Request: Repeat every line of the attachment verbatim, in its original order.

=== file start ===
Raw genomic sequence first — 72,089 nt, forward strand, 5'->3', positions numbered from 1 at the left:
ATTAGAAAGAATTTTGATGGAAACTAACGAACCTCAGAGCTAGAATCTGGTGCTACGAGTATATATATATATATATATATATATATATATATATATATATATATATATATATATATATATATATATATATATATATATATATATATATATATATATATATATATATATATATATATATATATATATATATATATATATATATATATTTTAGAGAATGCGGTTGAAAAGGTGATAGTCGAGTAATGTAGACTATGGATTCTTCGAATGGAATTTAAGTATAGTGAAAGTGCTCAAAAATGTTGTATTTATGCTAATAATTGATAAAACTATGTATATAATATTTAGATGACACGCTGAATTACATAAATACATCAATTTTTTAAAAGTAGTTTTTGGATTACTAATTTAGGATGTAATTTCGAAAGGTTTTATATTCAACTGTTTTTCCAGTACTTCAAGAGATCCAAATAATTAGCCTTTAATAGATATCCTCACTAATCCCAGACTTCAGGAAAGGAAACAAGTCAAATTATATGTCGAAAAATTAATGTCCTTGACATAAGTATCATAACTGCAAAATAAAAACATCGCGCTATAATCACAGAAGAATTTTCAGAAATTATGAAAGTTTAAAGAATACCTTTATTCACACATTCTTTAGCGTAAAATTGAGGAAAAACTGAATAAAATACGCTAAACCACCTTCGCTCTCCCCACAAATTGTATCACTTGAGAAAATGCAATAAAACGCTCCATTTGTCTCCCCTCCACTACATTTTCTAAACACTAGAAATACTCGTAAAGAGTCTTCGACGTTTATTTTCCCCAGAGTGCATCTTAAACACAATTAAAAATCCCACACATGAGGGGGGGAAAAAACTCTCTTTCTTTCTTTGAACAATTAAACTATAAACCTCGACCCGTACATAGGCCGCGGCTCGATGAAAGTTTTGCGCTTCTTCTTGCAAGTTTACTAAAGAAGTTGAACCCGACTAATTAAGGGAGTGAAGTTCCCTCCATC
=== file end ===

Raw genomic sequence first — 72,089 nt, forward strand, 5'->3', positions numbered from 1 at the left:
ATTAGAAAGAATTTTGATGGAAACTAACGAACCTCAGAGCTAGAATCTGGTGCTACGAGTATATATATATATATATATATATATATATATATATATATATATATATATATATATATATATATATATATATATATATATATATATATATATATATATATATATATATATATATATATATATATATATATATATATATATATATATATTTTAGAGAATGCGGTTGAAAAGGTGATAGTCGAGTAATGTAGACTATGGATTCTTCGAATGGAATTTAAGTATAGTGAAAGTGCTCAAAAATGTTGTATTTATGCTAATAATTGATAAAACTATGTATATAATATTTAGATGACACGCTGAATTACATAAATACATCAATTTTTTAAAAGTAGTTTTTGGATTACTAATTTAGGATGTAATTTCGAAAGGTTTTATATTCAACTGTTTTTCCAGTACTTCAAGAGATCCAAATAATTAGCCTTTAATAGATATCCTCACTAATCCCAGACTTCAGGAAAGGAAACAAGTCAAATTATATGTCGAAAAATTAATGTCCTTGACATAAGTATCATAACTGCAAAATAAAAACATCGCGCTATAATCACAGAAGAATTTTCAGAAATTATGAAAGTTTAAAGAATACCTTTATTCACACATTCTTTAGCGTAAAATTGAGGAAAAACTGAATAAAATACGCTAAACCACCTTCGCTCTCCCCACAAATTGTATCACTTGAGAAAATGCAATAAAACGCTCCATTTGTCTCCCCTCCACTACATTTTCTAAACACTAGAAATACTCGTAAAGAGTCTTCGACGTTTATTTTCCCCAGAGTGCATCTTAAACACAATTAAAAATCCCACACATGAGGGGGGGAAAAAACTCTCTTTCTTTCTTTGAACAATTAAACTATAAACCTCGACCCGTACATAGGCCGCGGCTCGATGAAAGTTTTGCGCTTCTTCTTGCAAGTTTACTAAAGAAGTTGAACCCGACTAATTAAGGGAGTGAAGTTCCCTCCATC